Third Ward Treasure Jewel Brown: "I've Seen 'Em All"
Along with Lightnin' Hopkins's cousin Milton Hopkins, Houston jazz diva Jewel Brown heads north to Chicago this weekend, where she and Hopkins will entertain folks with their new album, Milton Hopkins and Jewel Brown.
Photos courtesy of Gary Sapone Jewel Brown and Milton Hopkins at the Continental Club, May 27
The festival is paying tribute to Lightnin' Hopkins since this would have been his 100th year had he lived.
Ms. Brown, at one time the singer for no less a band than Louis Armstrong's All-Stars, has been in semi-retirement, although she still takes the occasional choice gig. Check this week's print edition of the Houston Press for our in-depth feature on Ms. Brown.
Rocks Off: What is your feeling about the festival paying tribute to Lightnin' Hopkins this year?
Jewel Brown: It's a wonderful choice, and so deserving. I've been all over the world and I can tell you Lightnin' Hopkins is one of the most recognized Houstonians out in the larger world. His fame is truly worldwide.
RO: Did you ever meet him, work around him?
JB: No, I never met him, but when I was very young and my mother was driving me up to talent shows and things in the Fifth Ward, we would sometimes see him sitting on a certain corner and Momma would tell me, "That's Lightnin' Hopkins." So I knew who he was, but I was never around him.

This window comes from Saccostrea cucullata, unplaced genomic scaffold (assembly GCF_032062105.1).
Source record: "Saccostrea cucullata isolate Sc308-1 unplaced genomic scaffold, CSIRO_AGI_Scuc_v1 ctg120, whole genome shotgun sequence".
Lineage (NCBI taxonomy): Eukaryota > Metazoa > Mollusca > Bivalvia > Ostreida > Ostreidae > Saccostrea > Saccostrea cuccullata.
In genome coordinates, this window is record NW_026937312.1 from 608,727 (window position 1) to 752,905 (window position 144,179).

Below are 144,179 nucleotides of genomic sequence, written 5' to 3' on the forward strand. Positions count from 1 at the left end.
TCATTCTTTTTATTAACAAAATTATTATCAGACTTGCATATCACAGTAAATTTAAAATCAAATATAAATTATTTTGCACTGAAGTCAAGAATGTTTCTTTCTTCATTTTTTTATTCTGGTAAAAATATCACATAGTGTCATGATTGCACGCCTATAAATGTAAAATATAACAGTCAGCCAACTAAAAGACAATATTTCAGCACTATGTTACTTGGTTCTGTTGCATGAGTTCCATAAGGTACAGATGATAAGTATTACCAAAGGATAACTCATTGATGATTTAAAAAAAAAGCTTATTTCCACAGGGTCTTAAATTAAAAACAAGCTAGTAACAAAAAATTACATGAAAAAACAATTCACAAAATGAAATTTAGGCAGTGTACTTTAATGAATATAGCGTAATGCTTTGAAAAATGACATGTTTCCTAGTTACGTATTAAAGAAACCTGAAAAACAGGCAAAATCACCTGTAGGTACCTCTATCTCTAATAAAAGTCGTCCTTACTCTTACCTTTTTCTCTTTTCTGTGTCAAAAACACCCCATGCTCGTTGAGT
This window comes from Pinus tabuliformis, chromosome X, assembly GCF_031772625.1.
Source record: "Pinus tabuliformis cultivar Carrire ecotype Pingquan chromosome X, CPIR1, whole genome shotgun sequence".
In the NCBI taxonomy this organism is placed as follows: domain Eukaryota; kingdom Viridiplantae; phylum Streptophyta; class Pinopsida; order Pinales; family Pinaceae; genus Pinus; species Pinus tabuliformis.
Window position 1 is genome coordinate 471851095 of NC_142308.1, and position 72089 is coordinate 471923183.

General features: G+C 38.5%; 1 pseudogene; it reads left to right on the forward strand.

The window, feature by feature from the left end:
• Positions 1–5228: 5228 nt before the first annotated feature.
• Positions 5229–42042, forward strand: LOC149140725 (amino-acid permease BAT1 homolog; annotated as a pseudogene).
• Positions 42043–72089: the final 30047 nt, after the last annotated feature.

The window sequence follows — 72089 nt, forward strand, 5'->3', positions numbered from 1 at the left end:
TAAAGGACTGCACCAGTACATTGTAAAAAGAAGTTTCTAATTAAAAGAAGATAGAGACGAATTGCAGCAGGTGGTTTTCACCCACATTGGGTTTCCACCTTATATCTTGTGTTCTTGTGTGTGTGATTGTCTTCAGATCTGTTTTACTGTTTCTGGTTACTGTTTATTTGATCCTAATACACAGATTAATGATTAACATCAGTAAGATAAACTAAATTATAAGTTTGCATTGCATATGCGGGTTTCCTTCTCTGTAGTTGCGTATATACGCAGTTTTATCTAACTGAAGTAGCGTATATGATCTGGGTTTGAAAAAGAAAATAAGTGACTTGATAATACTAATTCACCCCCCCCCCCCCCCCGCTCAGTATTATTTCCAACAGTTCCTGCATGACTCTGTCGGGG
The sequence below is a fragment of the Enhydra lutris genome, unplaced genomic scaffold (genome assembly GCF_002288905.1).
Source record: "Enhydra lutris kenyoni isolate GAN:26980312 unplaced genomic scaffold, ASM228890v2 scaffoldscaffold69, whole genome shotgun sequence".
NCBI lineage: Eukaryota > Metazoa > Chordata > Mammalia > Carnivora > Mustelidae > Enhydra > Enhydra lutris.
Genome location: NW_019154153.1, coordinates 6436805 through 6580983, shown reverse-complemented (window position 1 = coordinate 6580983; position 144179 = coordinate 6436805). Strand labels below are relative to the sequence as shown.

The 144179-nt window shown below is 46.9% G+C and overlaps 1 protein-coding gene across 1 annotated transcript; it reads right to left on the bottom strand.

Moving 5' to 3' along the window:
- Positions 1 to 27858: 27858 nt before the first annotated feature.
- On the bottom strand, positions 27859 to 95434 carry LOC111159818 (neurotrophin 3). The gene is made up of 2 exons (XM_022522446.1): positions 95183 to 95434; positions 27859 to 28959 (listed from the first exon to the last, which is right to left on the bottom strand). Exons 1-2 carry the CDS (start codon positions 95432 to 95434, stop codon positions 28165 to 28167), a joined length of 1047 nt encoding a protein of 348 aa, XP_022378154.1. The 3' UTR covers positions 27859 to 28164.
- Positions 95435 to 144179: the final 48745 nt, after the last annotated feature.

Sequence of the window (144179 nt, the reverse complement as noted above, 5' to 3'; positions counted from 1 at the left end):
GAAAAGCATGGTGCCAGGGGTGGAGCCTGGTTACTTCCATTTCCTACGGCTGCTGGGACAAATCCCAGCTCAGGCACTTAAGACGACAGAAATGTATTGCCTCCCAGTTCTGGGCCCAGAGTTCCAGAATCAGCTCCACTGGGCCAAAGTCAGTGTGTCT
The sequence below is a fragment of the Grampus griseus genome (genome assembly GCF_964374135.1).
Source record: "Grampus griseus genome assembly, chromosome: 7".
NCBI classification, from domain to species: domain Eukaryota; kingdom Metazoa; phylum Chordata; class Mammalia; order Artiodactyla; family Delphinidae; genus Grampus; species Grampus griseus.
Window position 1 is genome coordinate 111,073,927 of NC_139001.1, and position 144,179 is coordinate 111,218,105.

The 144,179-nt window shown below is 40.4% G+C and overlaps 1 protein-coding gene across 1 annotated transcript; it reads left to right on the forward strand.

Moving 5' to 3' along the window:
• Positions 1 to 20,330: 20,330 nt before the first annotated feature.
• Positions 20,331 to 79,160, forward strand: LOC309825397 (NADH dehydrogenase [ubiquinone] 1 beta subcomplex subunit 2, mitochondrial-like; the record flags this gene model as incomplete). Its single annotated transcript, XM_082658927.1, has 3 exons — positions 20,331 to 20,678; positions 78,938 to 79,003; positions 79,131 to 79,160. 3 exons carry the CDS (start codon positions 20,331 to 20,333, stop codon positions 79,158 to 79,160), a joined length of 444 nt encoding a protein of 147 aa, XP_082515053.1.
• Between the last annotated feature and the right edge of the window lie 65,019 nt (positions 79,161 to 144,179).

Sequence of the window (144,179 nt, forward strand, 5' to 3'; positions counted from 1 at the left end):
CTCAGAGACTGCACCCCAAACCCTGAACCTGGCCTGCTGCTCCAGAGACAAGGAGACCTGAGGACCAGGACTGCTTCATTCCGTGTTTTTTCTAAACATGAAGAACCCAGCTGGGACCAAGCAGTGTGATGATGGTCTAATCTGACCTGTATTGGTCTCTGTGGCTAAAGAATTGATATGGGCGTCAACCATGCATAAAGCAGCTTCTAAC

JB: Didn't that turn out well? Milton and the band really found a nice groove on that one, but it still sounds very much like Lightnin'. I think he would be happy if he heard it.
RO: You've lived in Third Ward your entire life. What are some of your vivid memories?
JB: I remember my daddy walking all the way to Harrisburg to work every day and back every night, walking the railroad tracks to work. He worked so hard to make ends meet. He'd go without shoes so we would have some. And I remember how bad I felt when he'd come home from work and his hands would be bleeding.
He was in maintenance of the heavy equipment at Brown & Root. When he retired, they hired three men to replace him. I'm not complaining, you understand; that's just how it was.
RO: What did your mother do?
JB: My mother was a natural seamstress. I remember her telling my daddy, "Brown, if you could get me a sewing machine, I could make the kids' clothes and save us some money." And daddy took 50 cents and he went to bet on what you'd call the numbers. He bet a nickel at a time, on the last one he won.
He took that nine dollars and bought momma a Singer sewing machine. And she became a fabulous seamstress. I'd be playing and she'd say, "Jewel, come over here," and she'd take a piece of cloth and hold it up and look at me. And then she'd tell me I could go play. The next thing I'd know, she'd say, "Try this on."
She didn't need a pattern -- couldn't afford one. She was really amazing. Of course, it got to where people knew her, so she made some outside money. Just helping daddy any way she could.